In our next segment of the Profiles in Early Flight – Ray Scholar Stories, we spotlight 6 more young pilots’ stories as they continue along their paths as Ray Scholars – and eventually fully licensed pilots. We hope you are enjoying these testimonials and can help spread their stories to others. Let us know what you think in the comments below.
I have been interested in becoming a pilot for a long time. I always thought that exploring the world through air was the best way to do it; and I still do. Throughout family vacations I got a small glimpse of the excitement of being in the air, and I was always disappointed when we landed because it meant that getting to fly was over. This dream got reinstated in me when my dad got his pilot’s license through his job. I was able to be with him every step of the way from beginning to end, and after the fact as well; we would go flying and tool around in the air just have a good time. I think this is really when my interest in being a pilot ‘took off’.
My dad was also the one who inspired me to be a Ray Scholar. Shortly after getting his pilot’s license, he began work building his very own airplane; the Van’s RV-9a. When we began to work on it, we kept talking about how nice it would be to have somebody else who he would be able to fly with, and somebody to fly the plane once he is too old to do so. Upon the start of building his own plane, he also joined EAA Chapter 33 nearby, and this is when he found the Ray Scholarship opportunity. He came home that day and brought it up to me (very enthusiastically) and said that I should apply for it and see what happens. I applied for it that night, and upon a few interviews and lots of emails, I was the 2022 Ray Scholar for EAA Chapter 33. 12 months after I started, my check ride was passed, and the world had gained one more private pilot.
Since then, I have started work towards my complex rating and am one flight away from completing that training. With college starting in the fall, I do not intend on starting IFR training yet. Once I finish school and have the funds to do so, I would LOVE to start IFR training and get more certifications so I can fly in different weather. It would give me more opportunities to fly, make more memories with my dad and the rest of my family as I grow older, and make me a more skilled pilot in general.
If I had any advice to give someone else who wanted to start, I would say don’t be afraid, just go for it! It is a time commitment for sure, but trust me, when it’s all over, you’ll be extremely satisfied with your accomplishment. It is also a lot of learning, but that’s what your instructor and mentor are there for. They will guide you all the way from your introductory flight to your first solo, and to your check ride. This whole experience is about learning, and that goes for even after you pass your final check ride. Just because you have a new card to put in your wallet doesn’t mean you know everything. It’s like my DPE said when she handed me my Temporary Airmen Certificate, “Not only is it a license to fly, it is a license to learn” and that couldn’t be more true. Whether you’re going to be a commercial pilot or just a recreational pilot, this can be your first step; remember, the sky’s the limit!
I am a proud first-generation enthusiast, and to my great delight, last autumn brought forth an incredible opportunity—a scholarship granted to me by the illustrious Ray Aviation Foundation. This life-altering moment has left an indelible mark on my journey. From the depths of my being, an unwavering passion for flight has always resided within me, and this scholarship has magnificently transformed the dreams of my younger self into glorious reality. With unbridled enthusiasm, I wholeheartedly plunged into the realm of aviation, immersing myself in a myriad of captivating youth aviation programs, including the revered Civil Air Patrol and EAA. While I am at the outset of my aviation career, the anticipation of what lies ahead fills me with immeasurable excitement. I eagerly anticipate the unfolding of my path and the wondrous destinations it will unveil.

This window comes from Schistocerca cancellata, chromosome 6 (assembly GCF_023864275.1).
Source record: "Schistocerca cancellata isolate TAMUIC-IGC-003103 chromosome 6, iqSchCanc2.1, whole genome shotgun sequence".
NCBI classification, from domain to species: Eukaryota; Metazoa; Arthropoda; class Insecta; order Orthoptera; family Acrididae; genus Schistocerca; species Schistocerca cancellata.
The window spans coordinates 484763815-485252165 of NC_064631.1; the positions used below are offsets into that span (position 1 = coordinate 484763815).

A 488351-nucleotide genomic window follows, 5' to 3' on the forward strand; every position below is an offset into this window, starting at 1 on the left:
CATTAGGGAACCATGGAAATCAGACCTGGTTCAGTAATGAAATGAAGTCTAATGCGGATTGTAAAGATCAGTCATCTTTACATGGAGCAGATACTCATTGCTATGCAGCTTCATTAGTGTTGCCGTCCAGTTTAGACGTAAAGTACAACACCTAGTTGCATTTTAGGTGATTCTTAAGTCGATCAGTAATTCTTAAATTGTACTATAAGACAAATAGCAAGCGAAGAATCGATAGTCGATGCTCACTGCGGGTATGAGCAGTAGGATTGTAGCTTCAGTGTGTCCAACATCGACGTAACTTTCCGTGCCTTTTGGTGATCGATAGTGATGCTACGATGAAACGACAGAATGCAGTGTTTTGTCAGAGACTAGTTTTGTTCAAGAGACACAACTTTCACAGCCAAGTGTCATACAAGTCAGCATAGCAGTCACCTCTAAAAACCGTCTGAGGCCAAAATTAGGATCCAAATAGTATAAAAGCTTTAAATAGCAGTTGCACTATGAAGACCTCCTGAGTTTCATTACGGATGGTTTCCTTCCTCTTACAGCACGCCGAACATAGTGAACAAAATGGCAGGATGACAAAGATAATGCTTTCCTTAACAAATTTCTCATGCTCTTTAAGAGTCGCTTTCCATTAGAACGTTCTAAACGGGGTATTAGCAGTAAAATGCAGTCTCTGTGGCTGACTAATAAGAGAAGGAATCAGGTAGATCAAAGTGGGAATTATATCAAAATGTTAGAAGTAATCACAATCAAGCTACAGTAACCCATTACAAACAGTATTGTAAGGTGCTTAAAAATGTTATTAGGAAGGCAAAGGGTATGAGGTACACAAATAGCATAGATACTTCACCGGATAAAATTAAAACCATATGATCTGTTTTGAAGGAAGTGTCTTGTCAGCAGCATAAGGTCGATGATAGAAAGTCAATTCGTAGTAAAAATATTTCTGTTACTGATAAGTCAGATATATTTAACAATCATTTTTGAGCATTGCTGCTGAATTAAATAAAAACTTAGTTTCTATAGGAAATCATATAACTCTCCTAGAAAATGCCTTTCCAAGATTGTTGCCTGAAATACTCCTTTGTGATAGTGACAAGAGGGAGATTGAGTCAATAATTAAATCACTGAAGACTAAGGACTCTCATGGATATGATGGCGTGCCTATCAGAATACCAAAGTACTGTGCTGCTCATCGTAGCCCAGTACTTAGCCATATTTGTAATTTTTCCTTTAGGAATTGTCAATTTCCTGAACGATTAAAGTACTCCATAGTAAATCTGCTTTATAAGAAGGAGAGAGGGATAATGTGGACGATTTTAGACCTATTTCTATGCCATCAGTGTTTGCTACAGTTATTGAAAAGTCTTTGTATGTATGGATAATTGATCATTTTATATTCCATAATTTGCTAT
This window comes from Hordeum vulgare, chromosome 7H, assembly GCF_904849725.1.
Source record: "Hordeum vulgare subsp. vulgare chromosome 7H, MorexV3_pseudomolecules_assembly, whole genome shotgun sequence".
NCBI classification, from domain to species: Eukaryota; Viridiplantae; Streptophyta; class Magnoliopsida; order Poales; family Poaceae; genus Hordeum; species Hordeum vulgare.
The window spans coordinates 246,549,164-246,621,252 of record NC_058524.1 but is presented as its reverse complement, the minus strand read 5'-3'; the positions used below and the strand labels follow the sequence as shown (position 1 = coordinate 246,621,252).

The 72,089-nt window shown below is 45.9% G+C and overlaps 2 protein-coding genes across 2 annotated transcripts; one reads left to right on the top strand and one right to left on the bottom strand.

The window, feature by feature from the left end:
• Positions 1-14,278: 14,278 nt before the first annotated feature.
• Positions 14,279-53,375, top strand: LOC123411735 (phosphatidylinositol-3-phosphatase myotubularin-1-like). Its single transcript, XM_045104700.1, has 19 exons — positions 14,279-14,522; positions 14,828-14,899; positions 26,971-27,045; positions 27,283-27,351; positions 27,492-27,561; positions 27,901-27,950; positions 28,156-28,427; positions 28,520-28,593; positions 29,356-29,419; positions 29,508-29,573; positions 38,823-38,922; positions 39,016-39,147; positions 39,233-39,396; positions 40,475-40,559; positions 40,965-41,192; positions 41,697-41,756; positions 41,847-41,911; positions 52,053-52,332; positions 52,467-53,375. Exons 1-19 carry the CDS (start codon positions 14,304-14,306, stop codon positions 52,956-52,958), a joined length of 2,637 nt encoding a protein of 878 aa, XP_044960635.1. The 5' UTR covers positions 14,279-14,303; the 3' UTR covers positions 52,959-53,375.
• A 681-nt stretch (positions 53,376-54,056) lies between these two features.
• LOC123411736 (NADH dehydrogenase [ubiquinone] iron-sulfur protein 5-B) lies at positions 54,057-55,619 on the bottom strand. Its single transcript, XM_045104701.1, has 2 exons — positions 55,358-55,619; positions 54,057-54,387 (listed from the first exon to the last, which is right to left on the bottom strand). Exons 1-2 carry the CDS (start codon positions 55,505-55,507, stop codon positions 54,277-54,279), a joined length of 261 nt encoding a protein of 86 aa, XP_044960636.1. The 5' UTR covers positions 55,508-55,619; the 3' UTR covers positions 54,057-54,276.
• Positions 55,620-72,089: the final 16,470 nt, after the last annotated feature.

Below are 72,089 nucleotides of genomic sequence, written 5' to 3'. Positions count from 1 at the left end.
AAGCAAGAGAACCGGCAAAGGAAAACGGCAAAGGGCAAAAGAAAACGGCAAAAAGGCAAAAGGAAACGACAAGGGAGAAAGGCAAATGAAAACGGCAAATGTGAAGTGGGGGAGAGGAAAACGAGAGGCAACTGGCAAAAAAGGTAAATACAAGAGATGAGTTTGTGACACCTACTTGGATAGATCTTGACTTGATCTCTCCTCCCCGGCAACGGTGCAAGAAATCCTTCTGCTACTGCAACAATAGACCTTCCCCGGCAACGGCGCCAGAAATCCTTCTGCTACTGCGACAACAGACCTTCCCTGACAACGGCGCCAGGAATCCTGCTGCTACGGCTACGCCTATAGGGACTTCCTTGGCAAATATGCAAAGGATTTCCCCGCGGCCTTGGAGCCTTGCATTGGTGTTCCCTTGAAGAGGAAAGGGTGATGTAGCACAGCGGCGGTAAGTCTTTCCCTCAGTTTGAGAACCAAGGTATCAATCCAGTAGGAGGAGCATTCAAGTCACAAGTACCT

My name is Jimmy Duffy and I was awarded the Ray Aviation Scholarship in 2020. The Ray Scholarship has provided me with many opportunities to meet with knowledgeable pilots and introduced me to the world of aviation with all it has to offer. After seeing how eager the EAA Chapters were to pass along their love and passion for aviation during my first Young Eagles flight, it inspired me to become a Ray Scholar myself. When I applied for the Ray Scholarship, I saw that EAA Chapter 15 had a scholar named Joey Ermel who was my age and was flying a tailwheel Aeronca Champ to earn his private pilot license. After seeing all of his accomplishments which were aided with help of his fellow chapter members, I became even more motivated to apply for the Ray Scholarship. I knew that if I wanted to become a pilot, applying through EAA Chapter 15 was the way to go. After fortunately being selected for the 2020 scholarship I found that flight training was going to be the hardest challenge I had ever endured. Going through the training I had my ups and downs, but I found that going into every new maneuver and procedure with an open mind was super beneficial to my learning. Now, two years later this mindset has still proven true in my flight training today. Since completing my private pilot training through the Ray Scholarship, I have earned my instrument rating and gone through over half of the training required for my commercial pilot license. I have also gotten the opportunity to fly over 10 Young Eagle flights and act as a mentor for our current Ray Scholar Piper. I plan to finish my commercial license this year before moving over to multi-engine airplanes. After multi-engine training I intend to become a Certified Flight Instructor so can I pass my love of aviation along to more people. Becoming a CFI would also allow me to train future Ray Scholars which would be a dream come true to have everything come full circle! For anyone looking to become a Ray Scholar themselves, I cannot stress enough that making yourself known at chapter meetings and events is crucial. EAA chapters seek individuals who are self motivated and not afraid to step outside of their comfort zone, so talking to the chapter members shows that you really are serious about wanting to become a pilot. Lastly, as I said earlier you also need to have an open mind going into everything. This will not only help you overcome obstacles in your training process, but it will also allow you to have the most fun during your training!